Students from outside of the UK help form a global community here at Queen Mary. For detailed country specific entry requirements please visit the International section of our website. If your first language is not English, you must provide evidence of your English language proficiency. Non-native English speaking applicants will be required to demonstrate a proficiency in the English language (minimum IELTS 7.5  or above overall and in the written element or equivalent). You can find details on our English language entry requirements here:

How to Apply

There are two routes for applications to the PhD programme, Initial Opinion application and Full Application.

‘Initial Opinion’ application

The 'Initial Opinion' application allows you to find out whether or not the School of Law can offer supervision in your area of law, before you submit a full application. This route enables a quicker decision as it involves less documentation at the beginning of the process.

When not to choose an Initial Opinion application

If a funding application deadline or entry point deadline is approaching (within the next six weeks), you should follow the full application route from the start, to ensure there is time to process your application and meet the deadline.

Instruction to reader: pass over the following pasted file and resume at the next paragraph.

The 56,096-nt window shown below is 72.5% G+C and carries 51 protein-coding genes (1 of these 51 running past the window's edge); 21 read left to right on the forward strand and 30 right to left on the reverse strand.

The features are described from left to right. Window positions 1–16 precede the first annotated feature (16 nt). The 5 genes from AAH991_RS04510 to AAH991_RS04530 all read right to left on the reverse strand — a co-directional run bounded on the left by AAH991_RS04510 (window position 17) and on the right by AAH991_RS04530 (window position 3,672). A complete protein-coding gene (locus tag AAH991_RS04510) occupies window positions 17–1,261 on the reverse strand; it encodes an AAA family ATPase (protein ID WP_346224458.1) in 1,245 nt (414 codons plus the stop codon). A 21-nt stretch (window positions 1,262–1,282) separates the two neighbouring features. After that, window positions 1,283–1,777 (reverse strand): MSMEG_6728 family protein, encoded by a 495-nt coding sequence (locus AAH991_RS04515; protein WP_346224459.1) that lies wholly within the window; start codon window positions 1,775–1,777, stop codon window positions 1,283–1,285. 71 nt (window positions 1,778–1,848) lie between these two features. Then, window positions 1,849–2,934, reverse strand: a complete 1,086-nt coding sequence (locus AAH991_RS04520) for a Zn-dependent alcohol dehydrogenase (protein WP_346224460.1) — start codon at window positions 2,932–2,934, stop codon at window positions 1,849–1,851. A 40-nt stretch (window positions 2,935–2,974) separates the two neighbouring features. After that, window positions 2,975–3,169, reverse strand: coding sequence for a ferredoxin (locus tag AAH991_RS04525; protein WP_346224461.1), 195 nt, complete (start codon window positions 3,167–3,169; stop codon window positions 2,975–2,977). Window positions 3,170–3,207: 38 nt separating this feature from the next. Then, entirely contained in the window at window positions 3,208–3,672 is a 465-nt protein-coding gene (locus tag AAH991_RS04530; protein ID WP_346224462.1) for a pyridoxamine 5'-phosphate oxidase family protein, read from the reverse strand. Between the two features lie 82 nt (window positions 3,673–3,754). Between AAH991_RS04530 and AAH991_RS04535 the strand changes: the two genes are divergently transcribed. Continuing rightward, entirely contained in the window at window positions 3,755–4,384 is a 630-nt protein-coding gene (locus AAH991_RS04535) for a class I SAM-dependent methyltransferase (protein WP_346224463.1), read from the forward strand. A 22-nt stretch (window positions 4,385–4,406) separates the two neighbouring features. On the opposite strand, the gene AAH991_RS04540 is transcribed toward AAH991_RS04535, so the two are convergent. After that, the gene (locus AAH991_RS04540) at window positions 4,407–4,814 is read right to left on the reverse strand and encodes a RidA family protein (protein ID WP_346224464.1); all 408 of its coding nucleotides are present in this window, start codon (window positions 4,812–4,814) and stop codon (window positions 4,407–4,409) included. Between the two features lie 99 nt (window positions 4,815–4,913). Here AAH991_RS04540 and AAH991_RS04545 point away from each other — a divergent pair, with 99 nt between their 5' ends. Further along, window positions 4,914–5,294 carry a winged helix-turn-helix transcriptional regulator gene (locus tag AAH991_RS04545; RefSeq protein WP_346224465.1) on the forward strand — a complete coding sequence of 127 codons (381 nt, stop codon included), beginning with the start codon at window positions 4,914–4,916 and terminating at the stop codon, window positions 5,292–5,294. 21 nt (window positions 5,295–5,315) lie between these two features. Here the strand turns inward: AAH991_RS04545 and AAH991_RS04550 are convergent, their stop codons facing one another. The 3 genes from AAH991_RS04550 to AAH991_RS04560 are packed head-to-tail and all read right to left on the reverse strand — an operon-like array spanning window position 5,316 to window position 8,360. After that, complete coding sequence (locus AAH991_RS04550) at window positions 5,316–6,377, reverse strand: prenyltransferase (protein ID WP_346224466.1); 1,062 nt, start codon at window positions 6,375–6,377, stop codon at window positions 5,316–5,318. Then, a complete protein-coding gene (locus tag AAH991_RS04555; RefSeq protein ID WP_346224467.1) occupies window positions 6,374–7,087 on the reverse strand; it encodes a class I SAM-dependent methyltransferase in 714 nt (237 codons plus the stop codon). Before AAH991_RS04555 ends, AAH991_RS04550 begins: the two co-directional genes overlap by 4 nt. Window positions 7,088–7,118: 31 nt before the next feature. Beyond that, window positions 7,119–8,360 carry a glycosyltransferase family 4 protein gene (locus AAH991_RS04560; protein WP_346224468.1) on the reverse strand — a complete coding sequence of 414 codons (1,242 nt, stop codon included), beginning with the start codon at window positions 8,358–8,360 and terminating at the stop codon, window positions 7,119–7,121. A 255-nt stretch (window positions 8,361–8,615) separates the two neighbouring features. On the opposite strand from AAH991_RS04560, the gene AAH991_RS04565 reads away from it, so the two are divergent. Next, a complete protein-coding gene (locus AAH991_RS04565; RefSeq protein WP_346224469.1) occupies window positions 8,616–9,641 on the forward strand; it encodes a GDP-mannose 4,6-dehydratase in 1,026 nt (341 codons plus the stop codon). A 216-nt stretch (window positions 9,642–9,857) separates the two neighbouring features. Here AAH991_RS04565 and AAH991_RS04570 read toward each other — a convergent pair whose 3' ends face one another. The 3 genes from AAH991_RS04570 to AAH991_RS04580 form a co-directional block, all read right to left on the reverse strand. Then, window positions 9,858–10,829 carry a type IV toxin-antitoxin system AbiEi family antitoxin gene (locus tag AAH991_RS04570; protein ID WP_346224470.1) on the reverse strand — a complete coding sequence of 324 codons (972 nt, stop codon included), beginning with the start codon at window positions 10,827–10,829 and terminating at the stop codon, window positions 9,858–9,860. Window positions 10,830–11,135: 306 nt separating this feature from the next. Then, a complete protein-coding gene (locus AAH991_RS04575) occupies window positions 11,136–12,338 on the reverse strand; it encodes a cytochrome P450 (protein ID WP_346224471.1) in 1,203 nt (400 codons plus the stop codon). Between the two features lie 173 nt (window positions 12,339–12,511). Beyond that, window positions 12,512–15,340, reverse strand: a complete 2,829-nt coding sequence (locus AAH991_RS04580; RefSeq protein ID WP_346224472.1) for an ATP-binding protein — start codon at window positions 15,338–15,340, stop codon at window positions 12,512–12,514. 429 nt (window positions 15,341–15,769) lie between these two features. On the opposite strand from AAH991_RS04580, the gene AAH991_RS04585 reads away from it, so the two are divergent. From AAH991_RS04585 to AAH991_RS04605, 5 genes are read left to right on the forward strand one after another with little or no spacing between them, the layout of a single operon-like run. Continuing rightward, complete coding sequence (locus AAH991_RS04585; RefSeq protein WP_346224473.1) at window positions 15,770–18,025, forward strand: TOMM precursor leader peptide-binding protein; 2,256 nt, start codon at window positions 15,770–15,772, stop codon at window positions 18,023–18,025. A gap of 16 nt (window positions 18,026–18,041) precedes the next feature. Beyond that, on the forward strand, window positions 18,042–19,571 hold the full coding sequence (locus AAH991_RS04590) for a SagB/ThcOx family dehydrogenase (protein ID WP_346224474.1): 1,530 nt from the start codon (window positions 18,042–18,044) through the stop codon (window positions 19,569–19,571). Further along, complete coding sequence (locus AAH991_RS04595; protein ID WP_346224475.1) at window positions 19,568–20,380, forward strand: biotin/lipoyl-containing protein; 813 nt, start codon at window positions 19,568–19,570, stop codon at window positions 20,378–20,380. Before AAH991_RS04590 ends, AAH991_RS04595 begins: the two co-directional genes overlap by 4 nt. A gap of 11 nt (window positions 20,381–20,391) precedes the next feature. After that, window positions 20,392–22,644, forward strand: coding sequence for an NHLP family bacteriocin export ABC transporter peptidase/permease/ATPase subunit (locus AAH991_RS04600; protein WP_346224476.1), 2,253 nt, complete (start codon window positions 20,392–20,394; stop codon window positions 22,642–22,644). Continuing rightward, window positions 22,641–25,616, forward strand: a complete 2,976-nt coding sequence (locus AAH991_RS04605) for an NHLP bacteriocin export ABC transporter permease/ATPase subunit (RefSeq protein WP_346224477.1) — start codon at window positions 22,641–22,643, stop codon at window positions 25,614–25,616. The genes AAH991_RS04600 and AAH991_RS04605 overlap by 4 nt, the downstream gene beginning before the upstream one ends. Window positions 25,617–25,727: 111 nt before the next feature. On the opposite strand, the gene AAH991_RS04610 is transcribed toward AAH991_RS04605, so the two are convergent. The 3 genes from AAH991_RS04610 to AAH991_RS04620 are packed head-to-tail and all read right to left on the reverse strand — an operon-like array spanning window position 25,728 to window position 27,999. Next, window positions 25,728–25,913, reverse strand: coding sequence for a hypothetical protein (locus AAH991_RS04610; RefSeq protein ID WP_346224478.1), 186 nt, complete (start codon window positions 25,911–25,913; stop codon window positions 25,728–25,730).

How to seek an 'Initial Opinion'

Applicants should send the following by email direct to the PhD Admissions Administrator

  1. Your Research Proposal (follow the template given in our Research Proposal Guide),
  2. Your up to date CV - which must include the degree classification awarded, for awards already obtained, as well as a breakdown of grades for each specific module taken including that received in any research/dissertation module.
  3. 'Statement of Purpose' (one to two pages long, include any relevant additional information regarding your application, such as your reasons for wanting to do a PhD).
  4. A copy of the transcript relating to the most recently completed academic degree course (this would usually be a postgraduate degree in law, such as an LLM).